Dan Slott has admitted in his Twitter feed that he isn’t a religious guy, but he and Christos Gage stuffed the latest issue of The Amazing Spider-Man with “plot-presents” like a Christmas stocking. But did Santa Slott give fans what they wanted? As usual, it’s a mixed bag.
In many ways ASM5 seems to be the “beginning of the end” issue for Parker Industries. Peter figures out a somewhat-convoluted plan hatched by the terrorist network Zodiac, which demands “all” of S.H.I.E.L.D.’s and Parker Industries’ surveillance assets be brought to bear on London. Before he and the other heroes are able to confront the group as it raids a museum, the young CEO realizes he has lost control of his company (Sajani announces that nanobots infiltrated the UK’s closed-circuit surveillance cameras), that he’s stretched himself too thin, and that being the head of a major company brings with it different responsibilities than being a superhero.
As usual, Giuseppe Camuncoli lifts the book up a few notches — his work is consistently gorgeous — but at the end of the day the payoff isn’t quite what it should be because of strange editorial decisions in the past.
For example, Sajani is pinned with the nanobot security breach and fired, even though she had nothing to do with it. Readers have no sympathy for her because the infraction she did commit not long ago was much worse: In Situation A she actively tried to make a deal with someone who was in the process of destroying the company and putting lives at risk; in Situation B — even if she were guilty — she would have been acting to save lives during a terror attack when every second counted.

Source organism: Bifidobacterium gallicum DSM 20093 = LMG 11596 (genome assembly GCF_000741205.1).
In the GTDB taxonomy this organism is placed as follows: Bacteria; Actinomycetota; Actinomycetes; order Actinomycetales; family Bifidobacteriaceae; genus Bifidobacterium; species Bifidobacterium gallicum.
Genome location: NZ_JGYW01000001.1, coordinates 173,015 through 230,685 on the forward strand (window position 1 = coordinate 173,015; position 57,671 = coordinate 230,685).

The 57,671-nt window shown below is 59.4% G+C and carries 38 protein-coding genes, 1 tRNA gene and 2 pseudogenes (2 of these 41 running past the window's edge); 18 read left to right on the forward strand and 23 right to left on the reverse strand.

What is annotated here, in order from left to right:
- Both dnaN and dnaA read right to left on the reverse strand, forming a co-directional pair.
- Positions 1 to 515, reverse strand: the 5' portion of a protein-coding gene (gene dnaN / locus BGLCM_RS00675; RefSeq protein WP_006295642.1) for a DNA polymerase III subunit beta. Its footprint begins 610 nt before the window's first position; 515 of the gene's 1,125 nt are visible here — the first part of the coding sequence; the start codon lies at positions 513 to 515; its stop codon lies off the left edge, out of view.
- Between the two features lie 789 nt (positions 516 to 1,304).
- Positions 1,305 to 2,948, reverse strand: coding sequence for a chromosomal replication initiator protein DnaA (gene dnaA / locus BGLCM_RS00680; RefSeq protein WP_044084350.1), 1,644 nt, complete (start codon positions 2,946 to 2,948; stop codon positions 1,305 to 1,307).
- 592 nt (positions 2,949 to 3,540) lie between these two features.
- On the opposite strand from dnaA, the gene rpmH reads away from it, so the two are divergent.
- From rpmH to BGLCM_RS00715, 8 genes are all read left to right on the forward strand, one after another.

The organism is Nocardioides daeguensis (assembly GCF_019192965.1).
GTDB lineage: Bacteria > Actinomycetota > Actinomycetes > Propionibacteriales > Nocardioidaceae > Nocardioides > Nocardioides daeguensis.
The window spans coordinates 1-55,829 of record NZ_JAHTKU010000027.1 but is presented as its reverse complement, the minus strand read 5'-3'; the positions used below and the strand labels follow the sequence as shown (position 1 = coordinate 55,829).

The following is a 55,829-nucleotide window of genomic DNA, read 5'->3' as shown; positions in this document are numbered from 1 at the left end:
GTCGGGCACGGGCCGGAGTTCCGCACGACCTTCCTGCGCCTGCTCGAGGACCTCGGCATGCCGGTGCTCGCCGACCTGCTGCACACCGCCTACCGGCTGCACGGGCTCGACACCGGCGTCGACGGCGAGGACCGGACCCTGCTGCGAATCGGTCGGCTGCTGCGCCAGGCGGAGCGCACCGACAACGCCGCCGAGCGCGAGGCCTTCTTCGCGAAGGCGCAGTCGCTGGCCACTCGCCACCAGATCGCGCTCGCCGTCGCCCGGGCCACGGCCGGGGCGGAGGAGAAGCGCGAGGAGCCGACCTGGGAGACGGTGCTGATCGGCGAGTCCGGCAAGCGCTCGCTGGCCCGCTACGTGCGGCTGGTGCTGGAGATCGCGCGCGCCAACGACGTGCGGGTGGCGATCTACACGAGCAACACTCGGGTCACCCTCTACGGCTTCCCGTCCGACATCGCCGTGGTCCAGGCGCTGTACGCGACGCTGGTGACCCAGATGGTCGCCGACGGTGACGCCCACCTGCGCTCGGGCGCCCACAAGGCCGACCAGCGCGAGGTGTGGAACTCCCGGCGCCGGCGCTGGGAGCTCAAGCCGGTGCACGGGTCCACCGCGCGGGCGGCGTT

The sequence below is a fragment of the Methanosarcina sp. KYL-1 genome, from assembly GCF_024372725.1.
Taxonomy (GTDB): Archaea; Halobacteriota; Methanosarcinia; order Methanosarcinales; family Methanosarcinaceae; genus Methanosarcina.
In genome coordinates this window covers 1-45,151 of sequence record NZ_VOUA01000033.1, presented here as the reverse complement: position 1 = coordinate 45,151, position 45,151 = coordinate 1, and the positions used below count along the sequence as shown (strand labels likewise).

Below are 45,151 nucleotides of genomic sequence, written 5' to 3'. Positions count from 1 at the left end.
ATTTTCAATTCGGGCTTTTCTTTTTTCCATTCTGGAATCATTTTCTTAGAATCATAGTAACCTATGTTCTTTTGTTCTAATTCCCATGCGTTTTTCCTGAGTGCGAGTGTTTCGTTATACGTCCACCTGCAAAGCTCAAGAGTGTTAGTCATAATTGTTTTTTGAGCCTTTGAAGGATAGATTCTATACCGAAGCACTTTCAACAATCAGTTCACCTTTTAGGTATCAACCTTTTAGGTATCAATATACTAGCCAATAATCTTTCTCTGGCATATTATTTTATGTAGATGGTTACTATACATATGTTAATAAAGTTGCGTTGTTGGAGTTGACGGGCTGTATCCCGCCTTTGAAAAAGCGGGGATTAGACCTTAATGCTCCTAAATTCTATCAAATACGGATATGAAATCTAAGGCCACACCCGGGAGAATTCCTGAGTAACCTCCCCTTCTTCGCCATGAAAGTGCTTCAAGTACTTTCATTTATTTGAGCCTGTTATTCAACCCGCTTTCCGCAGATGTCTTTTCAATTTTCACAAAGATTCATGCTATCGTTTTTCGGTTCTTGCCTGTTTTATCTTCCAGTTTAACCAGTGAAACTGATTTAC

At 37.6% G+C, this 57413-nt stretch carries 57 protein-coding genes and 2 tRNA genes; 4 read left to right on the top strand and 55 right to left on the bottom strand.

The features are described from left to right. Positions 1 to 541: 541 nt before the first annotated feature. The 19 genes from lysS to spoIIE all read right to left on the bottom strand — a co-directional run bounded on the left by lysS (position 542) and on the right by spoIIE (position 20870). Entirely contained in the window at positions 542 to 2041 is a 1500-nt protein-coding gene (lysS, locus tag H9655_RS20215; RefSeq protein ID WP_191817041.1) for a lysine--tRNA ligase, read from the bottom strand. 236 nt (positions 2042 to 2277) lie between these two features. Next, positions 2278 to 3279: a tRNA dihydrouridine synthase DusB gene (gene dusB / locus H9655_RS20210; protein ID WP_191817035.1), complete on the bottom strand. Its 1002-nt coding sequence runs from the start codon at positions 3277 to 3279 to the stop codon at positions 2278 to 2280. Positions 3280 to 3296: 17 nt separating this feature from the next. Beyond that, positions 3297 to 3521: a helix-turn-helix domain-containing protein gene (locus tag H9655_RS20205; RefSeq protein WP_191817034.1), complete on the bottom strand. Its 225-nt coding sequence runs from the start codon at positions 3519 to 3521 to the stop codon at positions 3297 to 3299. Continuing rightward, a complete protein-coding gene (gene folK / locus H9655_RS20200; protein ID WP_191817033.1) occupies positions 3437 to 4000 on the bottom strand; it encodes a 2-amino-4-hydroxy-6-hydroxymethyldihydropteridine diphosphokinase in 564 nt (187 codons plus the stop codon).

Besides, if Peter were being intellectually honest, then he would admit that surveillance technology and tactics he and S.H.I.E.L.D. use under “normal” circumstances probably break countless local, state, federal and international laws.
In reality, the British government would not want to publicly rake Parker Industries over the coals for breaching its security apparatus because doing so would make the U.K. look inept. It would have been handled behind the scenes, and officials would have begged him to help identify their systems’ worst vulnerabilities.
The whole security debate brings readers to the book’s climax, where Spider-Man must act quickly to save the lives of Zodiac “pawns” before poison pills inside their bodies kill them all. The group’s mastermind, Scorpio, escapes. He does this despite extensive S.H.I.E.L.D. agents in the area, other superheroes on site, and Parker Industries’ access to the U.K.’s CCTV cameras. Readers are left thinking, “Ummm, okay.”
In short, ASM5 is probably a book to have for those who are already invested in the series. It has plenty of action, the plot is moved forward on many fronts, and Doctor Octopus’ plans as The Living Brain appear to be rolling along. Not everything in the ASM stocking will thrill fans, but there are still plenty of “presents” for them to enjoy.
Exit Question: Dan Slott’s big lump of coal inside ASM5
During the Zodiac’s attack on the British museum families run for cover (see top image). One cop lies on the ground in a puddle of blood, which seems to have leaked out his ears. Another officer has been slammed so hard against the concrete by Taurus that it cracked. Others are clearly under some kind of mind-control. And yet, for some odd reason, Dan Slott chose to insert a British cop drolly making an anti-American crack.
“Americans. Lovely,” he says as carnage breaks out around him. Would any policeman react that way in the midst of a deadly terror attack?
It’s just one more instance of Slott needlessly pandering to progressive readers. He shoehorns the sentiment into the issue to weirdly win political points, which annoys those just looking for a good story.
My coverage of the writer’s response to the San Bernardino, California, terror attack on Dec. 2 can be found here.